P.F:  It sounds like Clint Eastwood's The Gauntlet

R.D:  It's different but you know it's so hard to be original except to be a gay cowboy. Anyhow, so he wrote the script, I wanted to do it independently, as I've never done an independent film.

P.F:  Why didn't you go to a studio? I would have thought they would have lapped this up wouldn't they?

R.D:  You know what, we did it on our own, nobody bothered us, we got the money, had no discussions with anybody it was a pleasure. Every picture should have the joy we had in this one.

P.F:  So you're now, I mean Willis wouldn't be paid his usual twenty million dollars or however much...

R.D:  No but he got a lot of money, but the point was when they said "We'd like to make it, can you get us a star?" I said ''s a star?" I said, we liked Bruce Willis a lot because I felt he was kind of at that age, would he play that age in that film I didn't know, I called him and I told him and he said "What's the story" and he said "Give me the script" and I sent it over and he called the next day and said "I want to do it" and so as soon as we went to them again and said "We've got Bruce Willis".  Between Willis and me Millennium thought they had a good foreign sale, they put up the money instantly and we never heard from them.

P.F:  You talked earlier about originality, so how do you do with a genre film like this to make it original, to give it your own stamp?

R.D:  You know, that's interesting, I mean how would I say that, how do I answer that? It's just me, I mean I don't really sit down and analyse something on how can I do it different?

P.F:  Is there a Dick Donner movie, I mean is there a Dick Donner style do you think?

R.D:  The only part of the movie that is a Dick Donner style is the end and that is, I like to feel good at the end of a movie.

P.F:  Oh so it's got a happy ending?

R.D:  Yes.

P.F:  What surprised you about working with Bruce?

R.D:  Well, what surprised me, was probably what Bruce Willis brought to the character in the sense that, it's a very troubled character and Bruce would open up sometimes when we'd have discussions about when he would get into this character and when he would draw on things in his own life. I was surprised how much Bruce gave us from his life as a lot of people are very concealed and push it in the back. I was thoroughly satisfied with what he got, and surprised with what he added, he's really good; in this and very empathetic.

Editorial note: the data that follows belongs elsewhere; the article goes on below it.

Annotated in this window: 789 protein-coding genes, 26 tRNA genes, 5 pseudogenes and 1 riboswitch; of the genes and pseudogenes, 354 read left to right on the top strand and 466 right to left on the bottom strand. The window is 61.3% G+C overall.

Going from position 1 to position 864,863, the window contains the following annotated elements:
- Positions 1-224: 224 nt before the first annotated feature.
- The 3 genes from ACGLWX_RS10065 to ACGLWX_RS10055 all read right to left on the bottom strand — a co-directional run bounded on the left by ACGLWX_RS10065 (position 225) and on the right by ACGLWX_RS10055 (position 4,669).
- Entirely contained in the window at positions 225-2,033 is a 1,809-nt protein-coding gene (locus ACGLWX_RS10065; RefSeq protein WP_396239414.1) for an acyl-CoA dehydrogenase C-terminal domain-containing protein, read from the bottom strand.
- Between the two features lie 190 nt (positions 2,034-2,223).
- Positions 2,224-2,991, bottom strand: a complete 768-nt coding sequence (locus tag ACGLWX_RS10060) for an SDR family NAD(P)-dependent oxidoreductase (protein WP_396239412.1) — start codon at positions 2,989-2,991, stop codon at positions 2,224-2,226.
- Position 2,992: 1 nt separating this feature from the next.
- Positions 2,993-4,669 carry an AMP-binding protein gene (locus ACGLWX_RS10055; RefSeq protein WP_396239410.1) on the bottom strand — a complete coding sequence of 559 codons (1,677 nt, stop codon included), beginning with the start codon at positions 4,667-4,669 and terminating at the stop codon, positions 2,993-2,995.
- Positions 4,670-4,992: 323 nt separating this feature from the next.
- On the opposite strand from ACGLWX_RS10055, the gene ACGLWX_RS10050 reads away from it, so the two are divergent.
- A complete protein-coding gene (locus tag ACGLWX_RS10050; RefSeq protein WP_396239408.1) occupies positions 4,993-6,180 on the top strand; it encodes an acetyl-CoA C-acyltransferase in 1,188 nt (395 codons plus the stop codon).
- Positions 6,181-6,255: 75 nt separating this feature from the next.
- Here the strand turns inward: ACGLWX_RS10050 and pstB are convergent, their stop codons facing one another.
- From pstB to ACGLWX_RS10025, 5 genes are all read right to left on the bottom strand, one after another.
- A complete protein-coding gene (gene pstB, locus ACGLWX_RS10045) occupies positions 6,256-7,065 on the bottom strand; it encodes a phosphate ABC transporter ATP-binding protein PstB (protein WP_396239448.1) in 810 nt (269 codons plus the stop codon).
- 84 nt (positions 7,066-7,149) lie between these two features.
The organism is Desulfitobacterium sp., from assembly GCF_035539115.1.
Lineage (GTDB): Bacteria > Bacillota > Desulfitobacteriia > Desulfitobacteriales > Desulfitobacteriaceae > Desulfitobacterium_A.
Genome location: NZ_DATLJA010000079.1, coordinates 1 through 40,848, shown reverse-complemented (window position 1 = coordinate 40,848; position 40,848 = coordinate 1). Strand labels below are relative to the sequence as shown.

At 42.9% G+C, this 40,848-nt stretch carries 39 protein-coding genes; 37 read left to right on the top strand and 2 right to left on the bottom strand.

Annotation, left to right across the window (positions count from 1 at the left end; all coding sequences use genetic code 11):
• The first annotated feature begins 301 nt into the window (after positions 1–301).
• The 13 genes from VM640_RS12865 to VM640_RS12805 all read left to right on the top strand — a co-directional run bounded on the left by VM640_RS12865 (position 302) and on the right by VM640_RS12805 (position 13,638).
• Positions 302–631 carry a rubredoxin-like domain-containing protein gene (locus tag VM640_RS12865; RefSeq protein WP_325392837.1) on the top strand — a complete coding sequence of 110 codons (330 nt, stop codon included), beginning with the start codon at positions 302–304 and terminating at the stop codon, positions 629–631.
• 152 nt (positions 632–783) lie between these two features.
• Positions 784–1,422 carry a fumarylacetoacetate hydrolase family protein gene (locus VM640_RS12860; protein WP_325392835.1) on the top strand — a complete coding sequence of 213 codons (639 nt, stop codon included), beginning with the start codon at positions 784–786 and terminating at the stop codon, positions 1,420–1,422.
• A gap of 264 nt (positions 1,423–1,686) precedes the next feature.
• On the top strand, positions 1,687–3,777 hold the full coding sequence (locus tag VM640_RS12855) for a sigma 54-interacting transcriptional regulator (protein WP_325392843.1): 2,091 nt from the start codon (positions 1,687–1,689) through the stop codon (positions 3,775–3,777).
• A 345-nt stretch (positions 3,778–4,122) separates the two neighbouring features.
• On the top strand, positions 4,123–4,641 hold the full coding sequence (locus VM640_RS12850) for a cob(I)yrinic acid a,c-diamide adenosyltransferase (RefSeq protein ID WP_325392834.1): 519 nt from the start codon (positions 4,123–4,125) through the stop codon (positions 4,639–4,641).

P.F:  Why such a gap between Timeline and this?  Was it the fact that Timeline was such a disillusioning experience?

R.D:  Yes.

P.F:  Really?

R.D:  It was one of the unhappiest experiences I've ever had in a movie. So I just said screw it until something comes along that I really want to do. Richard came to me, we talked and the first draft turned out to be something that I knew was going to make a movie but there was no rush. I mean I've been making movies for a long time. I get a lot of material submitted and at this time in my life a year is really special.

P.F:  Does it get easier as a filmmaker now or are there different challenges for you at this point?

R.D:  Every one of them is different, everyone of them is unique. If there's no challenge, there's something wrong and then you've got to stop it and find out why. But I don't feel any different now on this one than I probably did on my first.

P.F:  A lot of people really love your take on Superman,  it made a lot of money, it was hugely successful why do you think the time is right to revisit that film, and how much input did you have on this new incarnation of Superman?

R.D:  Well I didn't have any except for Bryan Singer because Lauren did X-men 1 with him. So I got to meet Brian and the two writers Dan and Mike who wrote that and I was embarrassed to be around them because they kept patting me on the back and doing Superman stories and they could quote and Warren said they'd go at breaks in their trailer, they had a DVD of my picture and they kept running it. Little did I know somewhere they wanted to do Superman. I mean that picture went through so many incarnations of directors and people and actors and so when they approached Brian he came to me and said "What would you think if I did Superman?" and I said "I can't honestly think of anybody better".

P.F:  Have you seen any of it?

R.D:  No and I don't want to, they told me some of the stuff I would stop them...

P.F:  They are using some of the original music I understand.

R.D:  I hope so.

P.F:  And they're also using Brando.